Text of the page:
Duccio di Buoninsegna. Maestà (back, predella): The Wedding at Cana. 1308-11.
The final part of Fulton Sheen's reflections on the wedding at Cana and Christ's Passion, death and resurrection.
The Cross is everywhere. When a man stretches out his arms in relaxation, he unconsciously forms the image of the reason for the Son of Man's coming. So too at Cana, the shadow of the Cross was thrown across a "woman," and the first stroke of the "Hour" was sounded like a bell of execution. In all the other incidents of His life, the Cross came first, then the joy. But at Cana, it was the joy of the nuptials that came first--the nuptials of the Bridegroom and the Bride of redeemed humanity; only after that are we reminded that the Cross is the condition of that ecstasy.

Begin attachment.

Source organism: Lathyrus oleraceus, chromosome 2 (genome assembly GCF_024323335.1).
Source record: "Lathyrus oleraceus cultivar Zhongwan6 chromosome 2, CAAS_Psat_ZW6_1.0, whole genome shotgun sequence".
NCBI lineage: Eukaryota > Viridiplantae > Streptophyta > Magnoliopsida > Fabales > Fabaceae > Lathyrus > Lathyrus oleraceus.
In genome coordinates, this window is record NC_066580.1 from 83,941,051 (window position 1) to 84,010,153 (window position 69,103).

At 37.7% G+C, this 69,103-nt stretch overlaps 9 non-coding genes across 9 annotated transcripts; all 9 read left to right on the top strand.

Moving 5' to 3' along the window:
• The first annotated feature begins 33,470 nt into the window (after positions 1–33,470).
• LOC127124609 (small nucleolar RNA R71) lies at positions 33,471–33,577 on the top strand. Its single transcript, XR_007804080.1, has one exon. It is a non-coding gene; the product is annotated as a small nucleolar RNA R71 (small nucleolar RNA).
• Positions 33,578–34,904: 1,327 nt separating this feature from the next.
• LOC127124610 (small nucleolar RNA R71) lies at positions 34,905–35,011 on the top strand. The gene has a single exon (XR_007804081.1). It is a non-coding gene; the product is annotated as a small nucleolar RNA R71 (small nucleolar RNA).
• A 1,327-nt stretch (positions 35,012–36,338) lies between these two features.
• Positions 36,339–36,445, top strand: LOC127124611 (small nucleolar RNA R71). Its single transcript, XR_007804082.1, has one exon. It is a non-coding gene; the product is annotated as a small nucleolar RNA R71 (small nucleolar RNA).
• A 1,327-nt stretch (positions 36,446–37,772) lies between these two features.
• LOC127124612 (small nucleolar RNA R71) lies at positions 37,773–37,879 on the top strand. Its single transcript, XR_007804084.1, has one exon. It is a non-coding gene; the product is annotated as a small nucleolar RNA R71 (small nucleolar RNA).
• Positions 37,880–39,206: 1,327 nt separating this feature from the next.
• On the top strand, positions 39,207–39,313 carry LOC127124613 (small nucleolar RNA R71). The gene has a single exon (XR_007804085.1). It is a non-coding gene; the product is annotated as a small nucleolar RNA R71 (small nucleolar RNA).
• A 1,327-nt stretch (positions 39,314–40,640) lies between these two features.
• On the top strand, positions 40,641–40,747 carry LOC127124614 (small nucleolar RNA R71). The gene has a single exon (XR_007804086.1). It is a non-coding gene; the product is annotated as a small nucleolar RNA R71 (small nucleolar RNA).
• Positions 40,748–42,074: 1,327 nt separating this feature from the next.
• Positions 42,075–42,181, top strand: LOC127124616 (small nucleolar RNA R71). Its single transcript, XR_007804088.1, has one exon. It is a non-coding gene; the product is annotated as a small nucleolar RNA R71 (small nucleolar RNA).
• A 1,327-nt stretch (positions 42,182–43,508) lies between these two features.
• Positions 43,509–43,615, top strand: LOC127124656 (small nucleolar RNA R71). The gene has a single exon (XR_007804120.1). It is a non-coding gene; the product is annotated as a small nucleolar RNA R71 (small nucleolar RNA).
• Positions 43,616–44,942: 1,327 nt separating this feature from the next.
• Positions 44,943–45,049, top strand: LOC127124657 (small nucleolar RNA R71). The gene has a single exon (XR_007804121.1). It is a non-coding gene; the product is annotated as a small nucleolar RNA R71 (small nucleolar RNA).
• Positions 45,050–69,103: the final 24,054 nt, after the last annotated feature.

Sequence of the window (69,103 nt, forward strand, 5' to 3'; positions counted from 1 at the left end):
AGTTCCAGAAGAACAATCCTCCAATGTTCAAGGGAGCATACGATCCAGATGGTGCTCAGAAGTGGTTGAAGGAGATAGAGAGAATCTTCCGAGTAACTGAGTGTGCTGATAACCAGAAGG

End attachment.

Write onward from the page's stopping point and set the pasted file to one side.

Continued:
Thus He did at a marriage feast what He would not do in a desert; He worked in the full gaze of men what He had refused to do before Satan. Satan asked Him to turn stones into bread in order that He might become an economic Messiah; His mother asked Him to change water into wine that He might become a Savior. Satan tempted Him from death; Mary "tempted" Him to death and Resurrection. Satan tried to lead Him from the Cross; Mary sent Him toward it. Later on, He would take hold of the bread that Satan had said men needed, and tee wine that His mother had said the wedding guests needed, and He would change them both into the memorial of His Passion and His death. Then He would ask that men renew that memorial, even "unto the consummation of the world." The antiphon of His life continues to ring: Everyone else came into the world to live; He came into the world to die.
Life of Christ by Fulton Sheen